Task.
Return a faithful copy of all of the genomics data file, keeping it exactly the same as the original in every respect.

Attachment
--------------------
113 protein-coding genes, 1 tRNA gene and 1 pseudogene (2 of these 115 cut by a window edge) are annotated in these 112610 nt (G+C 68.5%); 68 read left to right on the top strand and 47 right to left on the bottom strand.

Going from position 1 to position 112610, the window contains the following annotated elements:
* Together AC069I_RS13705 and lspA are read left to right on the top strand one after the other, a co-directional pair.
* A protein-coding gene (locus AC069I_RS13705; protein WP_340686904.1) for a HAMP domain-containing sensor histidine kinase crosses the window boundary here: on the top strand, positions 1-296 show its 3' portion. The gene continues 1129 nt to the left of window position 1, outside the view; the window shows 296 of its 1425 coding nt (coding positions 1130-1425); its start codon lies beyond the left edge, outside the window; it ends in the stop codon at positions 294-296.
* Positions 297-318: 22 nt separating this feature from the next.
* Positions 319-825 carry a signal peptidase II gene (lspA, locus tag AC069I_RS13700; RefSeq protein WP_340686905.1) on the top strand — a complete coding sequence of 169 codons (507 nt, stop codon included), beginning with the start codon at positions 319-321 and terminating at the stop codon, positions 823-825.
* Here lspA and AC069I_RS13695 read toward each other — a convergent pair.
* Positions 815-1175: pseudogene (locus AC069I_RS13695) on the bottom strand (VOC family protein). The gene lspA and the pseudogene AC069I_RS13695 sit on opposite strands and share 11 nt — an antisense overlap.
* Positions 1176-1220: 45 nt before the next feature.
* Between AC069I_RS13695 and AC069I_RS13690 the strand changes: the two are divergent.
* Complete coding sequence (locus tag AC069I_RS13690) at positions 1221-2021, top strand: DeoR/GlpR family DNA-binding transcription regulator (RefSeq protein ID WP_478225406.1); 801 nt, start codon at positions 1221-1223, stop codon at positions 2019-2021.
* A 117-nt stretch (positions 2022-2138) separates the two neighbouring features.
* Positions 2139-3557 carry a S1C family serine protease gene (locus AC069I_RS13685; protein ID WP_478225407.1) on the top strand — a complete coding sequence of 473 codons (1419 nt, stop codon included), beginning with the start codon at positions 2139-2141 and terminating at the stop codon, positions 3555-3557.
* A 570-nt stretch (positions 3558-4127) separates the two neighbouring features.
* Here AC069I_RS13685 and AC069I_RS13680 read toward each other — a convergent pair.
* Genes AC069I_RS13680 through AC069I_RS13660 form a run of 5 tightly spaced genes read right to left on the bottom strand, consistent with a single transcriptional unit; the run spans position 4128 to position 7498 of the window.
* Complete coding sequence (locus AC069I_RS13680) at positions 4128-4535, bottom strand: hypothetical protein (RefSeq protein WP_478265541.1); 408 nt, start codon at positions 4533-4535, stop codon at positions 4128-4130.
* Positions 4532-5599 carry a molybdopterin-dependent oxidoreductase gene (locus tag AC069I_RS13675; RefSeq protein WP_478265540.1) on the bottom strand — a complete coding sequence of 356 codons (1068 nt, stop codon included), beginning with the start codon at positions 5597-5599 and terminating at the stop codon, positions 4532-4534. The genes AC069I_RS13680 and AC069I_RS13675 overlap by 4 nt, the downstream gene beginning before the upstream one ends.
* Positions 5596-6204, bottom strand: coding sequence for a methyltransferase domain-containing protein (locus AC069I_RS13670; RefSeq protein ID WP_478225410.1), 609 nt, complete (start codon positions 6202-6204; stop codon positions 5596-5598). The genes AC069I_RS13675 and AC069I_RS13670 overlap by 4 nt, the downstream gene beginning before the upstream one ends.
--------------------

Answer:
113 protein-coding genes, 1 tRNA gene and 1 pseudogene (2 of these 115 cut by a window edge) are annotated in these 112610 nt (G+C 68.5%); 68 read left to right on the top strand and 47 right to left on the bottom strand.

Going from position 1 to position 112610, the window contains the following annotated elements:
* Together AC069I_RS13705 and lspA are read left to right on the top strand one after the other, a co-directional pair.
* A protein-coding gene (locus AC069I_RS13705; protein WP_340686904.1) for a HAMP domain-containing sensor histidine kinase crosses the window boundary here: on the top strand, positions 1-296 show its 3' portion. The gene continues 1129 nt to the left of window position 1, outside the view; the window shows 296 of its 1425 coding nt (coding positions 1130-1425); its start codon lies beyond the left edge, outside the window; it ends in the stop codon at positions 294-296.
* Positions 297-318: 22 nt separating this feature from the next.
* Positions 319-825 carry a signal peptidase II gene (lspA, locus tag AC069I_RS13700; RefSeq protein WP_340686905.1) on the top strand — a complete coding sequence of 169 codons (507 nt, stop codon included), beginning with the start codon at positions 319-321 and terminating at the stop codon, positions 823-825.
* Here lspA and AC069I_RS13695 read toward each other — a convergent pair.
* Positions 815-1175: pseudogene (locus AC069I_RS13695) on the bottom strand (VOC family protein). The gene lspA and the pseudogene AC069I_RS13695 sit on opposite strands and share 11 nt — an antisense overlap.
* Positions 1176-1220: 45 nt before the next feature.
* Between AC069I_RS13695 and AC069I_RS13690 the strand changes: the two are divergent.
* Complete coding sequence (locus tag AC069I_RS13690) at positions 1221-2021, top strand: DeoR/GlpR family DNA-binding transcription regulator (RefSeq protein ID WP_478225406.1); 801 nt, start codon at positions 1221-1223, stop codon at positions 2019-2021.
* A 117-nt stretch (positions 2022-2138) separates the two neighbouring features.
* Positions 2139-3557 carry a S1C family serine protease gene (locus AC069I_RS13685; protein ID WP_478225407.1) on the top strand — a complete coding sequence of 473 codons (1419 nt, stop codon included), beginning with the start codon at positions 2139-2141 and terminating at the stop codon, positions 3555-3557.
* A 570-nt stretch (positions 3558-4127) separates the two neighbouring features.
* Here AC069I_RS13685 and AC069I_RS13680 read toward each other — a convergent pair.
* Genes AC069I_RS13680 through AC069I_RS13660 form a run of 5 tightly spaced genes read right to left on the bottom strand, consistent with a single transcriptional unit; the run spans position 4128 to position 7498 of the window.
* Complete coding sequence (locus AC069I_RS13680) at positions 4128-4535, bottom strand: hypothetical protein (RefSeq protein WP_478265541.1); 408 nt, start codon at positions 4533-4535, stop codon at positions 4128-4130.
* Positions 4532-5599 carry a molybdopterin-dependent oxidoreductase gene (locus tag AC069I_RS13675; RefSeq protein WP_478265540.1) on the bottom strand — a complete coding sequence of 356 codons (1068 nt, stop codon included), beginning with the start codon at positions 5597-5599 and terminating at the stop codon, positions 4532-4534. The genes AC069I_RS13680 and AC069I_RS13675 overlap by 4 nt, the downstream gene beginning before the upstream one ends.
* Positions 5596-6204, bottom strand: coding sequence for a methyltransferase domain-containing protein (locus AC069I_RS13670; RefSeq protein ID WP_478225410.1), 609 nt, complete (start codon positions 6202-6204; stop codon positions 5596-5598). The genes AC069I_RS13675 and AC069I_RS13670 overlap by 4 nt, the downstream gene beginning before the upstream one ends.